Wednesday, 1 April 2015

Puketeraki Railway Tunnel

Based on the above information we have the date of the abandonment of the tunnel placed as 1934/5. Specifically

Puketeraki Railway Tunnel.

Some idea of the rate of these slumping movements may be obtained from the records of displacement at the Puketeraki railway tunnel, which through the courtesy of the Otago District Engineer for Railways, the writer was permitted to study (See Fig. 3). The tunnel was cut through a northward-facing bluff of Caversham Sandstone, and enters into what is actually the face of a slump-scarp a short distance above the underlying mudstone. The tunnel is 516 ft. long and rises southwards with a slope of 1 in 66, crossing several major as well as minor surfaces of slump-movement. The displacement along these was soon made obvious by the disruption of the tunnel-lining, and necessitated repeated repair, regarding and realignment. Comparison made in 1932 between the elevations of points taken at 10 ft. intervals along the axis of the tunnel (crown of the tunnel-arch) and those determined at the time of its construction in 1878 (the northern portal being used as the datum-point), showed that there were three main slump-faults between which strips, respectively 50, 150 and 100 ft. wide, subsided with a backward rotation at an average rate of 0° 1′ 7”, 0° 0′ 24”, and 0° 0′ 5·8” respectively per year during the 54-year interval. The greatest differential movement (12 inches) occurred between the middle and inner strip, and this slump-fault is continued upward from the tunnel into the small slump-scarp about 18 inches high on the top of the bluff over the middle of the tunnel. This scarp was thus scarcely in evidence when the construction of the tunnel was commenced.

In order to obtain more nearly the absolute measurements of the displacement of the tunnel-axis a line of sight from a datum-point fixed in the station yard in 1928, and controlled by azimuth-readings to distant trigonometrical stations, was taken as the base-line for measurements of the position of seven points at various intervals along the crown of the tunnel-arch, and repeated measurements were made at intervals between 1928 and 1936. Taking those made before June, 1934, it may be deduced that the annual rate of backward rotation of the middle and inner slumping strips had then increased to 0° 0′ 42″ and 0° 8·2′ respectively, and that the average rate of subsidence at six of the points observed by reference to the seventh point near the north portal (most nearly stable* during the 54-year interval) had increased by 80%, these increases probably resulting from the increased vibration caused by heavier and more frequent trains. The determination of the eastward as well as the downward component of the displacement showed that each slumping strip had a double movement of rotation, the backward rotation about an axis parallel to the face of the scarp, and a seaward slipping also with backward rotation about a line nearly perpendicular thereto; for the resultant direction of lateral slipping is inclined more steeply than the bedding plane of the Burnside Mudstone on which the movement takes place. The average rate of monthly slipping (varying between 0·08 and 0·29 inches) during the several intervals between the successive measurements accords closely with the value of 0·0138 R2.70 inches, where R is the mean of the average monthly rainfall during these intervals at the two official recording stations nearest to Puketeraki (respectively 12 and 16 miles to the N.N.E. and S.S.W.). If R should approximate to the average monthly rainfall at Puketeraki, the above relation may indicate at least qualitatively the dependence of the rate of slipping on the amount of water percolating down the fissures in the Caversham Sandstone to lubricate the sloping surface of the Burnside Mudstone on which it rests.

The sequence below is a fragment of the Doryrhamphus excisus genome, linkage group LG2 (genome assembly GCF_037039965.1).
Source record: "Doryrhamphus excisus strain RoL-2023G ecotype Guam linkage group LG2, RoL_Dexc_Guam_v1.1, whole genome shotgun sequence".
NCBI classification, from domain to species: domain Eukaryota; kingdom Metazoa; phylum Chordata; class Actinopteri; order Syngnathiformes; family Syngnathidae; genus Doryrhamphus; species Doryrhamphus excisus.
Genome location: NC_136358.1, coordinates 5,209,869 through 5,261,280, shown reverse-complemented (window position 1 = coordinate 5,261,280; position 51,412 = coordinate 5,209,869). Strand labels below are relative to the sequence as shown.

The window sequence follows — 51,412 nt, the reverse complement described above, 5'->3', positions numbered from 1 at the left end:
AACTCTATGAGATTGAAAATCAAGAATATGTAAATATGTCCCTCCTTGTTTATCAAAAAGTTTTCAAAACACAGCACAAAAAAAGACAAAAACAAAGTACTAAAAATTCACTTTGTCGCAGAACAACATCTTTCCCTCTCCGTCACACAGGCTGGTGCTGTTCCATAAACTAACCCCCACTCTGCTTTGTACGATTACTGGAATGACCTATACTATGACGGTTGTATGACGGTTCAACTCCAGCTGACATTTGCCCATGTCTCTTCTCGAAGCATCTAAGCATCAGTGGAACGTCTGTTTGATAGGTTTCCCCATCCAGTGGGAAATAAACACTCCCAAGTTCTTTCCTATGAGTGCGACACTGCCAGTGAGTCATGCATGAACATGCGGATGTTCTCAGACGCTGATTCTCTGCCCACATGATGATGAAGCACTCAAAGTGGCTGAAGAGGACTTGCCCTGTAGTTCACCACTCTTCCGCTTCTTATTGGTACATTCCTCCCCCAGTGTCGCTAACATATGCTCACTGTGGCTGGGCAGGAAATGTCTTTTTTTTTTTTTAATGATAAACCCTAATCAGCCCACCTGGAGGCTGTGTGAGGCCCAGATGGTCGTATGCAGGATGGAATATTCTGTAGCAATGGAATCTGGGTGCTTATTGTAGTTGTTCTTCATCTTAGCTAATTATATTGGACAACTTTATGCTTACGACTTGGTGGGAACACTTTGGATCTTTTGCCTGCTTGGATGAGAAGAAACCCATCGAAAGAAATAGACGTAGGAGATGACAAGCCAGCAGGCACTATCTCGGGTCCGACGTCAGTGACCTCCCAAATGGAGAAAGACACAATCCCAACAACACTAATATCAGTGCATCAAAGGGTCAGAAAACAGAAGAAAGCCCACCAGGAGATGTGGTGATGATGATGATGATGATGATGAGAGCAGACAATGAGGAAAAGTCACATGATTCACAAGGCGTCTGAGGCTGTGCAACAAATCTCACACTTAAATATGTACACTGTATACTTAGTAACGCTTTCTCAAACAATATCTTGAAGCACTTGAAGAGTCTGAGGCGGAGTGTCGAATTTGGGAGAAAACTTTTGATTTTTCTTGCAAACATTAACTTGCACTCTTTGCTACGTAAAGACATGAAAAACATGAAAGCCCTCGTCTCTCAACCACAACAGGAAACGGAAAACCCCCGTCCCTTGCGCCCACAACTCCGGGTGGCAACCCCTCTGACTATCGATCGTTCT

Between July, 1934, and September, 1936, when the measurements were discontinued, the deviation-cutting and embankment were being built, and the use of the tunnel was abandoned. The displacements of the observed points greatly diminished, and after April, 1935, appeared to cease, in part, no doubt, because of the excellent drainage of the fissures afforded by the new cutting, but possibly also because the extra load imposed by the weight of the 87,000 cubic yards of sandstone, which makes the new embankment on the mudstone in the vicinity of the datum point for observations, may have so increased its tendency to creep seaward as to have reduced below the limits of observational error the movement of the tunnel in reference to that of this datum point.


The location of this photo is not confirmed, but is possibly the Puketeraki Tunnel, taken in 1910/11. If this is correct, the photo would have been taken at the northern portal near the Puketeraki railway station.


Puketeraki Railway Station around 1910/11. As both of these photos were possibly taken by the same photographer on the same day it helps to support the suggestion that the previous photo is the Puketeraki Tunnel.

Both photos are from the Hocken Snapshop being taken by J A Birrell of Dunedin.